International lawmakers are moving to tighten up the world of digital currency amid tales of fraud, hacking and organised crime dogging the internet.
Moves are underway in Japan, South Korea, the US, UK and European Union to drive the cowboys off the web.
Regulators take the view that cryptocurrency is not a problem, but a technology to nurture – but the sharks feeding off innocent investors must be controlled.
Their aim is to champion the rights of consumers, while curbing the activities of the crooks trying to make a quick buck from them.
One cryptocurrency expert, Nigel Green, founder and CEO of international financial services company deVere Group, hails the vital work regulators are carrying out worldwide.
The company is at the forefront of digital currency investment and has recently launched an exchange app, deVere Crypto.
“Governments and financial regulators around the world are increasingly focusing their attention on cryptocurrencies. Their vital work to warn investors of potential risks, to crackdown on criminal activity, and to potentially establish regulations must be championed,” he said.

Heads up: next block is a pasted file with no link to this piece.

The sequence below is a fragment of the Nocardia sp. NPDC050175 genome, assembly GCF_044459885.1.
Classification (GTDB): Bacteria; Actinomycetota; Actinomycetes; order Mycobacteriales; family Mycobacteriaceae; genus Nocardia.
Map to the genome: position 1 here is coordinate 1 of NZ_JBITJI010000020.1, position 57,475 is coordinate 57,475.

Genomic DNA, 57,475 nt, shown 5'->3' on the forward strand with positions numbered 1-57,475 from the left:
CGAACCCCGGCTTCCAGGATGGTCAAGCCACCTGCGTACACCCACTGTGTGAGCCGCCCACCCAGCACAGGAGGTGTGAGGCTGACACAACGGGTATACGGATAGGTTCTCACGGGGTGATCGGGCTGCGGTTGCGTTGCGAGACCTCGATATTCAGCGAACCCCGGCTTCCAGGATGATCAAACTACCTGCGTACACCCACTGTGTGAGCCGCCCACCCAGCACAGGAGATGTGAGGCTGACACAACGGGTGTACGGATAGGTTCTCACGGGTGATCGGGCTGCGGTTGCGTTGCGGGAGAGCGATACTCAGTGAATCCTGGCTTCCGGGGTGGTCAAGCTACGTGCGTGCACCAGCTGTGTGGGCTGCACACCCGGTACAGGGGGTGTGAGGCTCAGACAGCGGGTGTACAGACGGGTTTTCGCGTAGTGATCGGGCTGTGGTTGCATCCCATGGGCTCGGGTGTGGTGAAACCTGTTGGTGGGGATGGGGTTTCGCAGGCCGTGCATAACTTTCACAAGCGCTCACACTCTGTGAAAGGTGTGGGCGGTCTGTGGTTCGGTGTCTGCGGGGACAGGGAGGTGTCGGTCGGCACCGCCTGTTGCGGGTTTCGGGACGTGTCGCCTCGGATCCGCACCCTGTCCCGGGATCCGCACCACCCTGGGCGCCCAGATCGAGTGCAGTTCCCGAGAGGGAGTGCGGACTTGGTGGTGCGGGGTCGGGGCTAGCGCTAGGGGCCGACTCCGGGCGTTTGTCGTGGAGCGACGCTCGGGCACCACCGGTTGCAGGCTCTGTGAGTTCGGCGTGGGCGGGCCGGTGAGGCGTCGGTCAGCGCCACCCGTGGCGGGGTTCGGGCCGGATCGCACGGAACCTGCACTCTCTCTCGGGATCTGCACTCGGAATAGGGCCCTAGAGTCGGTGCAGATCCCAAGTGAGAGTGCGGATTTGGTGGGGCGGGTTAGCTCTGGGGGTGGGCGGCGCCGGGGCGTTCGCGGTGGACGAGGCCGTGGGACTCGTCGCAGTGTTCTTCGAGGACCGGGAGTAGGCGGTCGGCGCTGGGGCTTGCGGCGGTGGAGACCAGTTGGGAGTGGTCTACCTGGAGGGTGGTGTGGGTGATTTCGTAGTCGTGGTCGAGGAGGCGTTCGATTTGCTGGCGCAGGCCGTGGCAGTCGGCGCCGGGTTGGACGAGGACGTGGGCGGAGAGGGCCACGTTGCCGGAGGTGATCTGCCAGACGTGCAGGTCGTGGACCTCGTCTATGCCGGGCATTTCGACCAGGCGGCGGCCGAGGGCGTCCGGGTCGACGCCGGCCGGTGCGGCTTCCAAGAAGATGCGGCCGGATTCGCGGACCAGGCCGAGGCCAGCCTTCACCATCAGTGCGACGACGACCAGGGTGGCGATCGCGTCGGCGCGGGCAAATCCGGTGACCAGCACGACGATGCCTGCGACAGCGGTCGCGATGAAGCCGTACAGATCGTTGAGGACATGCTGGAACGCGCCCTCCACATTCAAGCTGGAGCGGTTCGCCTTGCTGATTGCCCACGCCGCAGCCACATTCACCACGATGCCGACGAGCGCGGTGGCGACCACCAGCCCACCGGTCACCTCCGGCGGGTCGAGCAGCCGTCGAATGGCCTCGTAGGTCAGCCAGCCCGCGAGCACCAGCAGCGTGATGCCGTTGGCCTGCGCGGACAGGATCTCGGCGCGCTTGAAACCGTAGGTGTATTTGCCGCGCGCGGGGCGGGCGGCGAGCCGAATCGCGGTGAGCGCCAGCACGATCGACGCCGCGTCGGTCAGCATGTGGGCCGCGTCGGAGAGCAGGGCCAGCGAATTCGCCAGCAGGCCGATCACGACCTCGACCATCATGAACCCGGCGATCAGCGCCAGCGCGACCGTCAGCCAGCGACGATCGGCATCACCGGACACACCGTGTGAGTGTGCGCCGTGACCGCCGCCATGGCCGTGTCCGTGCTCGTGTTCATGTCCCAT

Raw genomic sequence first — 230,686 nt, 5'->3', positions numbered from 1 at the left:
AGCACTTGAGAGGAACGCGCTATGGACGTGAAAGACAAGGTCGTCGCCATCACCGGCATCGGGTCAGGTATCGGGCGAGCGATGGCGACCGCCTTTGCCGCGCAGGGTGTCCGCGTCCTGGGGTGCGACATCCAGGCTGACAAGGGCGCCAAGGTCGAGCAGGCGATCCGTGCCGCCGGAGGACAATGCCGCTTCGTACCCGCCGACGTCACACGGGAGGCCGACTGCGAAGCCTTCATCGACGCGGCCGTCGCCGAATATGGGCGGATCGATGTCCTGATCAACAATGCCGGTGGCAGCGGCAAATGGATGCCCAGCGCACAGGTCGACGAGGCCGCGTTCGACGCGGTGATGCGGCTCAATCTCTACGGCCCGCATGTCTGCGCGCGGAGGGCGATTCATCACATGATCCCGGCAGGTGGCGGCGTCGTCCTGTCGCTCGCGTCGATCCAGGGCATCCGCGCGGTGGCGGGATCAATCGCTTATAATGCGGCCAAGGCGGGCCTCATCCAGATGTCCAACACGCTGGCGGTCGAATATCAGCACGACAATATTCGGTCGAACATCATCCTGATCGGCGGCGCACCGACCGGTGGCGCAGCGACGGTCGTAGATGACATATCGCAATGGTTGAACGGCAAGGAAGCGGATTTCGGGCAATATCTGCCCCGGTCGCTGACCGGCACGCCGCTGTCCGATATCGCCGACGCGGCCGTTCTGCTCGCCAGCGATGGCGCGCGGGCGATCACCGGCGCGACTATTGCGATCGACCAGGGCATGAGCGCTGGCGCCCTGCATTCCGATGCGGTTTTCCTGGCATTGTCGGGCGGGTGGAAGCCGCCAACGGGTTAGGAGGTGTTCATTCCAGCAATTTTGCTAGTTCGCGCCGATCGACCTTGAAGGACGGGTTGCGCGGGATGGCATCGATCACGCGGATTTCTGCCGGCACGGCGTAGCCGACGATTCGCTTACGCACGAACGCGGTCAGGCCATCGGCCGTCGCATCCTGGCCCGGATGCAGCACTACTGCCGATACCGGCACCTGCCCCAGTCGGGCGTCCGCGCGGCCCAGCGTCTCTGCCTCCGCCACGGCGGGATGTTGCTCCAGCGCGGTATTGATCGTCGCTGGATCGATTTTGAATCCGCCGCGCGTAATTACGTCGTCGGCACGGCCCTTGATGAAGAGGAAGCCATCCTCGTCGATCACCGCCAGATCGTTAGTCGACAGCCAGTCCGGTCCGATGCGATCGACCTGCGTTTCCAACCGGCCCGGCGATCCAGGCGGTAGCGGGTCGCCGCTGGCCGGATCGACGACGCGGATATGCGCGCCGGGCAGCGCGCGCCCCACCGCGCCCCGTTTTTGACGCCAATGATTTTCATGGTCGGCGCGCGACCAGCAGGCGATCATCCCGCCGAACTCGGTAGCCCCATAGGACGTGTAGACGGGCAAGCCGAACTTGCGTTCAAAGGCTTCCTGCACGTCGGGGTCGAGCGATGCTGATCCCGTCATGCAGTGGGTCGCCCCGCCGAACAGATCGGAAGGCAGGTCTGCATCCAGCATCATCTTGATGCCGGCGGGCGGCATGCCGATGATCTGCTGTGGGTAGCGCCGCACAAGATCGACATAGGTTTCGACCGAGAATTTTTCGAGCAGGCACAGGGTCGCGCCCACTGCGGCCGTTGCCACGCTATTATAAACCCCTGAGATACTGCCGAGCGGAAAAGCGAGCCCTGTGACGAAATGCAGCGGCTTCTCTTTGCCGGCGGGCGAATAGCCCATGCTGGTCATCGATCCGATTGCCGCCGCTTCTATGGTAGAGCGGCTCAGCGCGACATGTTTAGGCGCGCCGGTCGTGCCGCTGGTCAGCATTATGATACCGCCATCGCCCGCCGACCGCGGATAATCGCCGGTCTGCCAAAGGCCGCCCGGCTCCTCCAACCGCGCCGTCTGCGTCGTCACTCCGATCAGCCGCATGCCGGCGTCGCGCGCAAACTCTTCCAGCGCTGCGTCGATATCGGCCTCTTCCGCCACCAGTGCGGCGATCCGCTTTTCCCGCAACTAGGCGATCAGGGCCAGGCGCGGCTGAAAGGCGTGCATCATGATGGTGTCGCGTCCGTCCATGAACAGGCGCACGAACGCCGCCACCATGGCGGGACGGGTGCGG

“Since the launch of Bitcoin in 2009, digital currencies have been operating in a regulatory vacuum. However, I hope and believe that this is soon to change as international financial watchdogs respond to the growing interest in, and popularity of, cryptocurrencies.
“To my mind, there is no question that regulation is necessary and is on its way. It is clearly an area in which there is an enormous need for a robust international regulatory framework and strict ongoing supervision.”
Tackling the exchanges
Recently, South Korea’s Finance Supervisory Service (FSS) has indicated the government has plans for self-regulation; the Swiss Financial Market Supervisory Authority (FINMA) has treating some cryptocurrency offerings as securities; the Securities and Exchange Commission of Zambia has issued a public notice on cryptocurrencies; and Spain is reportedly drafting legislation that will help attract cryptocurrency and blockchain companies to the country.
In the UK, the Financial Conduct Authority is publishing a market review later in 2018.
“One of the best ways to address the regulatory issues is via the exchanges,” said Green.
“Nearly all foreign exchange transactions go through banks or currency houses and this is what needs to happen with cryptocurrencies. When flows run through regulated exchanges, it will be much easier to tackle potential wrongdoing, such as money laundering, and make sure tax is paid.
“For this to happen, banks will need to open accounts for exchanges, which is why they must be regulated.”